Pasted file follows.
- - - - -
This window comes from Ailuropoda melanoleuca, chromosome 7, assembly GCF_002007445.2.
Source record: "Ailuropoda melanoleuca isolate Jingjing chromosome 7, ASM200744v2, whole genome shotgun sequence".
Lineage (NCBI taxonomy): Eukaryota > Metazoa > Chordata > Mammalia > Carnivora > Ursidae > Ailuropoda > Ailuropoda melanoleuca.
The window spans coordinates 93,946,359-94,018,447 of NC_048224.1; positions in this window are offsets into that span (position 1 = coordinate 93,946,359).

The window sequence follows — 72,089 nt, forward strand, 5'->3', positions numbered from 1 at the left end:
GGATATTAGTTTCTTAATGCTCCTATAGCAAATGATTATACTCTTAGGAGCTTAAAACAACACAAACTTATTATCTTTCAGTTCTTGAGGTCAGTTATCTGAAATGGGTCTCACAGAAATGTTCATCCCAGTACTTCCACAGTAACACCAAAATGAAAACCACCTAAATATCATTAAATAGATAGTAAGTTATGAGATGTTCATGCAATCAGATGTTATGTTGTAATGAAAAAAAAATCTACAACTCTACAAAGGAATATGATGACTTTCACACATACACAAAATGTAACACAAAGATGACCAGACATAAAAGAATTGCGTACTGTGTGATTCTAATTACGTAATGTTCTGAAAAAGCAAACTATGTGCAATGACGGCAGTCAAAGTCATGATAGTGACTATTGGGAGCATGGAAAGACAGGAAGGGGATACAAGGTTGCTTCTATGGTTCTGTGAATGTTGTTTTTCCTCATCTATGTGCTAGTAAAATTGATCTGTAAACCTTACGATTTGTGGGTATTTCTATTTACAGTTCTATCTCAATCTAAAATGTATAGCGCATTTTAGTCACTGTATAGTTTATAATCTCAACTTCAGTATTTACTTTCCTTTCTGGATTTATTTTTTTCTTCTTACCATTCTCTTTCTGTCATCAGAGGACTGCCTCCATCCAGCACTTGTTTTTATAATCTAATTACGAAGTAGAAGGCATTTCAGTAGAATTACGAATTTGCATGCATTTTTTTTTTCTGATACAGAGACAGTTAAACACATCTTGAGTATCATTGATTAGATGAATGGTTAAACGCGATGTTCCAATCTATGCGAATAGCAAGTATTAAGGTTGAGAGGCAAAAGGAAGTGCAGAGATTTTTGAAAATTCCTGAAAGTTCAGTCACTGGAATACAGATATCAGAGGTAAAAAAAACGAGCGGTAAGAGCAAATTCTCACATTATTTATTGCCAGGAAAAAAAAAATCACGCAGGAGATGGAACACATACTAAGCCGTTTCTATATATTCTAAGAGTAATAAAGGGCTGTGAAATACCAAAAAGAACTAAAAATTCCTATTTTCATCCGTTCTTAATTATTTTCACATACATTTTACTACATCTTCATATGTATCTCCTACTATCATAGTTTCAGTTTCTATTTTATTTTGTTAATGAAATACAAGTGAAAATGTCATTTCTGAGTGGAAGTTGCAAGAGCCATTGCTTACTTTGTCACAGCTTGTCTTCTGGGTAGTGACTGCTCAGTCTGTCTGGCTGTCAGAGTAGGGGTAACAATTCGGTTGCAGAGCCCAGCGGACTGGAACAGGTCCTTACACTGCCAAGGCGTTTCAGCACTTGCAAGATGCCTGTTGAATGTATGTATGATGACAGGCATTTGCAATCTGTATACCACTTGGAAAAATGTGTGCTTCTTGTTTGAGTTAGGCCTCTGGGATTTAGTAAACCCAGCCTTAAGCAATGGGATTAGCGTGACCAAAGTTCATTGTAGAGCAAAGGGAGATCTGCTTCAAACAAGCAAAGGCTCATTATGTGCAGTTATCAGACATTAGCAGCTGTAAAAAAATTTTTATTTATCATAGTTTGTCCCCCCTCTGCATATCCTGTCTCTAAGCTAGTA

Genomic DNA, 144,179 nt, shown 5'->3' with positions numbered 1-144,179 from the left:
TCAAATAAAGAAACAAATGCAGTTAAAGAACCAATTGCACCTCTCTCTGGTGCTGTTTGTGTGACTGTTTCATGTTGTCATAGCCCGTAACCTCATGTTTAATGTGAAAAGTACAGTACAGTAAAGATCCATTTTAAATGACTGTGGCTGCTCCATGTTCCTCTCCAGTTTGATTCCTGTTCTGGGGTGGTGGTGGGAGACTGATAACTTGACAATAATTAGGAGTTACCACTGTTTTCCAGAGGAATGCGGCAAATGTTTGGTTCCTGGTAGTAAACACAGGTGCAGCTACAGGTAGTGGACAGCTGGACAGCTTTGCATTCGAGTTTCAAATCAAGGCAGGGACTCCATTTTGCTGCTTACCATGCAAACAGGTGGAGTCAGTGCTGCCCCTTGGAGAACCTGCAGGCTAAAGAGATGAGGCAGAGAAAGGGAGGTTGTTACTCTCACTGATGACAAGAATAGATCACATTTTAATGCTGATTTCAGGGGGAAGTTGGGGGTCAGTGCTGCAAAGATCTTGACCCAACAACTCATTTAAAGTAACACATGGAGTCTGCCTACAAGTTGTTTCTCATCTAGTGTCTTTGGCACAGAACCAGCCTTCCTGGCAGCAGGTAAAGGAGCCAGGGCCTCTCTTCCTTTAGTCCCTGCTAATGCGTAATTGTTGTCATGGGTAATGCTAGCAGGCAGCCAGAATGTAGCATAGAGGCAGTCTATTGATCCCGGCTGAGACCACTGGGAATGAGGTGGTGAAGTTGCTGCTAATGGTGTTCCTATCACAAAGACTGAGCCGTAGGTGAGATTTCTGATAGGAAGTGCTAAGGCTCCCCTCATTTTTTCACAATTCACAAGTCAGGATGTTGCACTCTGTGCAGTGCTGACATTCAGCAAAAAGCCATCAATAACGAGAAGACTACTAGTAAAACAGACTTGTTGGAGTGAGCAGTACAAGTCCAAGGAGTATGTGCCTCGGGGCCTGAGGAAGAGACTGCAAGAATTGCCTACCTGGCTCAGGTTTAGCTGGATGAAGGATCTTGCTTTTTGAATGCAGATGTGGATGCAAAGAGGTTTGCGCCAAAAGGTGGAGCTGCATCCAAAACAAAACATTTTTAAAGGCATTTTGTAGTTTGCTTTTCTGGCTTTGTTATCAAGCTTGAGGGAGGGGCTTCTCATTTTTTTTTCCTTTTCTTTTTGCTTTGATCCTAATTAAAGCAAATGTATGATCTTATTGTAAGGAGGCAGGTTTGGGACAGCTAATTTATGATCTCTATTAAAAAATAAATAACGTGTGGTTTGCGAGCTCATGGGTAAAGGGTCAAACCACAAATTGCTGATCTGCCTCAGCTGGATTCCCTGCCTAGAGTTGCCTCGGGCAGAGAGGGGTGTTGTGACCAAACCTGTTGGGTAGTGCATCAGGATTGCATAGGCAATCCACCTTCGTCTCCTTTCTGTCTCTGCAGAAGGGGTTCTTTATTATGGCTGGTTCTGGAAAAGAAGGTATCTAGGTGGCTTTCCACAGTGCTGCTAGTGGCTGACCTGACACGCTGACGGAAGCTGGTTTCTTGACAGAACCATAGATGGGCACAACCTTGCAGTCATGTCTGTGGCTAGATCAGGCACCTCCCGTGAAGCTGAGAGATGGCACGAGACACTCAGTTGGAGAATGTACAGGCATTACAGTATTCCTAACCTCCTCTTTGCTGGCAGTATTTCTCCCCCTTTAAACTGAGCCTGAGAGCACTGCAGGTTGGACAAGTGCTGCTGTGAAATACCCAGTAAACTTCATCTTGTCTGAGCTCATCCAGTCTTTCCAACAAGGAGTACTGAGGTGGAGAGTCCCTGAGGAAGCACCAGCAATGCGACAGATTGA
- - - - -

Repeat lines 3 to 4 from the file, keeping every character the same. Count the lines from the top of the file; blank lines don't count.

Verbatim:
Lineage (NCBI taxonomy): Eukaryota > Metazoa > Chordata > Mammalia > Carnivora > Ursidae > Ailuropoda > Ailuropoda melanoleuca.
The window spans coordinates 93,946,359-94,018,447 of NC_048224.1; positions in this window are offsets into that span (position 1 = coordinate 93,946,359).